Can't see quite how the presence of two volumes with that title would 'suggest' any such thing, Nigel. On what evidence would they so suggest? Surely if he had wanted them sung, RK would have said so, in an intro or a note or somewhere. I do think he might have written them with tunes in his head to give them the sort of rhythm & lilt he was aiming for in calling them 'ballads' {though, more prosaically, he might of course simply have chosen the word 'ballads' in the title for its alliterative effect with Barrack-room}. But where is any evidence to suggest he 'aimed at having them sung'? And by whom? Do you honestly think he envisaged barrackrooms full of squaddies giving voice to them, in unison or harmony?

~M~


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Subject: RE: Lyr Req: A Smuggler's Song (Rudyard Kipling)
From: Steve Parkes
Date: 27 Dec 12 - 09:18 AM

I heard from an RK enthusiast (no longer with us) that Kipling was up-to-date with contemporary popular sings, and would often have a well-known tune in his head when writing. his scansion was usually good enough to allow his stuff to be sung; if you don't think squaddies enjoy eda good sing-song, I think you're mistaken! They still do, to my knowledge, and not exclusively songs you couldn't sing at a christening, as my ex-army uncle puts it.


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Subject: RE: Lyr Req: A Smuggler's Song (Rudyard Kipling)
From: MGM·Lion
Date: 27 Dec 12 - 09:33 AM

Steve ~~ You ever been in the army? I have. Can recall quite a lot of singing at various times; esp in basic training when bulling up the barrackroom for CO's weekly inspection; and, later, on Mess Nights.   But any song like Danny Deever or Gunga Din or The Widow At Windsor ~~ I think not. I say again, if that was what he was aiming for, RK would have said so; and specified the tunes he had in mind to use, for that matter. He was not a J D Salinger style mystifier.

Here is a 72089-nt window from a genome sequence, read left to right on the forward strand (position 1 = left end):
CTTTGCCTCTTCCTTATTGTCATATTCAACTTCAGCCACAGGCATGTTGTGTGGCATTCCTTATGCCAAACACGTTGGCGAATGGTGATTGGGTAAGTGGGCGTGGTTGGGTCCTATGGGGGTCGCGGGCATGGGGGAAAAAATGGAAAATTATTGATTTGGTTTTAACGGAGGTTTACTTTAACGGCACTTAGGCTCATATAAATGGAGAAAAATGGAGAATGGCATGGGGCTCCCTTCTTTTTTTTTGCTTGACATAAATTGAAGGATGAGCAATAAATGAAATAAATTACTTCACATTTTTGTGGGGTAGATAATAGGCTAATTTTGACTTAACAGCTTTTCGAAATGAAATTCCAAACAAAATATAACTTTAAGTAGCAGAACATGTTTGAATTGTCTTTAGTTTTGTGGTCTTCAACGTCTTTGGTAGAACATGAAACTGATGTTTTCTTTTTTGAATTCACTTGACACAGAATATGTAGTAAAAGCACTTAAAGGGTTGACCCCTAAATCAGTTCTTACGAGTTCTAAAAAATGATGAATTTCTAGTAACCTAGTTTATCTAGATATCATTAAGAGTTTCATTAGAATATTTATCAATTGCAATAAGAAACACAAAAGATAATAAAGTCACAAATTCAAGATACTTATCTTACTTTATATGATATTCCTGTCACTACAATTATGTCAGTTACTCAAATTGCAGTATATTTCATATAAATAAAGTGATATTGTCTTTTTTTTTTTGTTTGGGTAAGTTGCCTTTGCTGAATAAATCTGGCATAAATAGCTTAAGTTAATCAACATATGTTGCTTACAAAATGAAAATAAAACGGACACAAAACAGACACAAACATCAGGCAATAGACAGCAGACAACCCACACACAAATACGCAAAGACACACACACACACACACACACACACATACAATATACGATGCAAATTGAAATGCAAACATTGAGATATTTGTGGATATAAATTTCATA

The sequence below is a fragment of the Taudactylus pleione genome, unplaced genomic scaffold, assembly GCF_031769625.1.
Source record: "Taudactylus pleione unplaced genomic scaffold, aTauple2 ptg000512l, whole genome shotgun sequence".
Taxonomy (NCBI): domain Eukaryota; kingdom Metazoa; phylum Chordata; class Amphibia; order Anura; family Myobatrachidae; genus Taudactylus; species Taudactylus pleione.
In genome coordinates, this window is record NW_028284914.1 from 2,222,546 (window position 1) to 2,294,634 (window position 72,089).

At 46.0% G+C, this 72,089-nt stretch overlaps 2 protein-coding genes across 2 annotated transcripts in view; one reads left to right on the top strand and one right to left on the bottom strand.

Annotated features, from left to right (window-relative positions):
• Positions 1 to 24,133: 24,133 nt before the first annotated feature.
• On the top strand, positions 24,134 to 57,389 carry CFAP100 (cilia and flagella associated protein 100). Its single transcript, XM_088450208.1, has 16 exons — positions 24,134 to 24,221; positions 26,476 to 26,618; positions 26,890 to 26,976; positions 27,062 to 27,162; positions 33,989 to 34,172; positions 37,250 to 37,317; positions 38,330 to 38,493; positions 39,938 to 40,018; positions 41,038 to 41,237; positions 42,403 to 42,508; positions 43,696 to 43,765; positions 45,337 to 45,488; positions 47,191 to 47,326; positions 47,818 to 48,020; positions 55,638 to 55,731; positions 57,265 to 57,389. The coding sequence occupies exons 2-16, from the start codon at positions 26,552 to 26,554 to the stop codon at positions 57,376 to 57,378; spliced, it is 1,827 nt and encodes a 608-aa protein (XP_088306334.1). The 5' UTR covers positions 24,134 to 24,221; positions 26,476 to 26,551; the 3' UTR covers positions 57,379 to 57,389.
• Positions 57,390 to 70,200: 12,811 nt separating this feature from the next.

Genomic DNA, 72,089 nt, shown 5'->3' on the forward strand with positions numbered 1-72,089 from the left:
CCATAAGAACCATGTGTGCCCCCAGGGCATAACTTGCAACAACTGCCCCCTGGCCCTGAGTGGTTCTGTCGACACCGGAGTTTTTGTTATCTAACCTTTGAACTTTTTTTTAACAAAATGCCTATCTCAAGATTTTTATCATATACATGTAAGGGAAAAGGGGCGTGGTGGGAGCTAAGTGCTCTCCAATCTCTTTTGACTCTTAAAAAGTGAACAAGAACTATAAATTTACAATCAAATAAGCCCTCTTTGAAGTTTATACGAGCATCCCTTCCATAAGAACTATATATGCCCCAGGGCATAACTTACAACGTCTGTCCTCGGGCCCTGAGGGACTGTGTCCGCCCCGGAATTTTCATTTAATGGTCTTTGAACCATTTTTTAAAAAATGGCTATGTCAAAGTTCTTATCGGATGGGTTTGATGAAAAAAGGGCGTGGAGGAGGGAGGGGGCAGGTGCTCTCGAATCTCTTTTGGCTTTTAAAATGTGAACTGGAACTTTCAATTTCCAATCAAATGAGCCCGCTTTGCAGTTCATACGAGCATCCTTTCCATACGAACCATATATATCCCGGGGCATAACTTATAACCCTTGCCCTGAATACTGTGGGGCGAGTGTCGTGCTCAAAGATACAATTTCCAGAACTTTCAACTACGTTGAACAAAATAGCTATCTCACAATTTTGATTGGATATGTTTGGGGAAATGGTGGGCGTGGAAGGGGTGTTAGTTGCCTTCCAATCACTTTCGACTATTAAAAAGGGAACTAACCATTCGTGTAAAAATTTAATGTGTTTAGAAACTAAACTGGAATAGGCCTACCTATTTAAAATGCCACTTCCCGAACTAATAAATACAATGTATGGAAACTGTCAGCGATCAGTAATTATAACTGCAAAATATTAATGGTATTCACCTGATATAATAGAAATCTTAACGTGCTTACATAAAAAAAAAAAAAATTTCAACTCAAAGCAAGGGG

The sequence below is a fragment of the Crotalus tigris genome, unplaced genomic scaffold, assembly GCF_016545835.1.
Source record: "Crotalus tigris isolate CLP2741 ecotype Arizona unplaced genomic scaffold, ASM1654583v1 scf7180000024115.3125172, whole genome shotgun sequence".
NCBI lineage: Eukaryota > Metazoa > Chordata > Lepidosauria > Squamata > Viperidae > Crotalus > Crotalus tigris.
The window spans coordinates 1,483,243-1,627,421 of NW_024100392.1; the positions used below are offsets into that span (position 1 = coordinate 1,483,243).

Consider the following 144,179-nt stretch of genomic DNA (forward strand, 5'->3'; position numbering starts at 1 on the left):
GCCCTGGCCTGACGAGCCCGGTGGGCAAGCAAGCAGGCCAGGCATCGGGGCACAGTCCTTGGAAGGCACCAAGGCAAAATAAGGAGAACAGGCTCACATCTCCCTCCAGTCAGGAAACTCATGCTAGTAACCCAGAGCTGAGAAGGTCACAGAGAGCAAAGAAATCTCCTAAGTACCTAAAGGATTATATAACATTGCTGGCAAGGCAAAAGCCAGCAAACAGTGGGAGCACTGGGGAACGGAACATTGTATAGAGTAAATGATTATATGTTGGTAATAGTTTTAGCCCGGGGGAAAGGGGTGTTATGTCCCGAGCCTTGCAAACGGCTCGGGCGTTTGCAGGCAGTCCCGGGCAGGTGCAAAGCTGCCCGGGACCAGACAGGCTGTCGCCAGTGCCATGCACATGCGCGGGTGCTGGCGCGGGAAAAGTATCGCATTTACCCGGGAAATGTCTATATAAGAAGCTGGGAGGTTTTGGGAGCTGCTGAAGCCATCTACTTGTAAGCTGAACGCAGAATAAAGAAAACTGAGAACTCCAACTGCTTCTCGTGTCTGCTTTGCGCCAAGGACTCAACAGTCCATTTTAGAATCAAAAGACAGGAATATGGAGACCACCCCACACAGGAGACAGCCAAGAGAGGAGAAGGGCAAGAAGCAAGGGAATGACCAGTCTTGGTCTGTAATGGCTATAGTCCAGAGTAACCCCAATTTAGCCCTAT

~M~


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Subject: RE: Lyr Req: A Smuggler's Song (Rudyard Kipling)
From: Nigel Parsons
Date: 27 Dec 12 - 10:10 AM

allad:
1.
a. A narrative poem, often of folk origin and intended to be sung, consisting of simple stanzas and usually having a refrain.
b. The music for such a poem.
2. A popular song especially of a romantic or sentimental nature.
from The Free Dictionary

1.
any light, simple song, especially one of sentimental or romantic character, having two or more stanzas all sung to the same melody.
2.
a simple narrative poem of folk origin, composed in short stanzas and adapted for singing.
3.
any poem written in similar style.
4.
the music for a ballad.
5.
a sentimental or romantic popular song.
from Dictionary.com

1
a : a narrative composition in rhythmic verse suitable for singing
b : an art song accompanying a traditional ballad
2
: a simple song : air
3
: a popular song; especially : a slow romantic or sentimental song
from Merriam Webster

It seems that the word 'Ballad' is generally accepted as meaning a verse form intended for singing. On the basis that Kipling had a good knowledge of the english language I base my comment that "The presence of two volumes of 'Barrack Room Ballads & Other Verses' would suggest that Kipling aimed at having these sung."


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Subject: RE: Lyr Req: A Smuggler's Song (Rudyard Kipling)
From: SINSULL
Date: 27 Dec 12 - 12:52 PM

Sussex Carol and Andrew have recorded this one. Worth buying their CD if it is still available.


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Subject: RE: Lyr Req: A Smuggler's Song (Rudyard Kipling)
From: MGM·Lion
Date: 27 Dec 12 - 01:13 PM

Sorry, Nigel: but ref to those online dictionaries does not disguise your ignorance of literary history. Works which have included the word ballad in their titles without any reference to intention of singing are legion. I would predominantly point you towards {wiki}

Lyrical Ballads, with a Few Other Poems is a collection of poems by William Wordsworth and Samuel Taylor Coleridge, first published in 1798 and generally considered to have marked the beginning of the English Romantic movement in literature. The immediate effect on critics was modest, but it became and remains a landmark, changing the course of English literature and poetry. Most of the poems in the 1798 edition were written by Wordsworth, with Coleridge contributing only four poems to the collection, including one of his most famous works, "The Rime of the Ancient Mariner"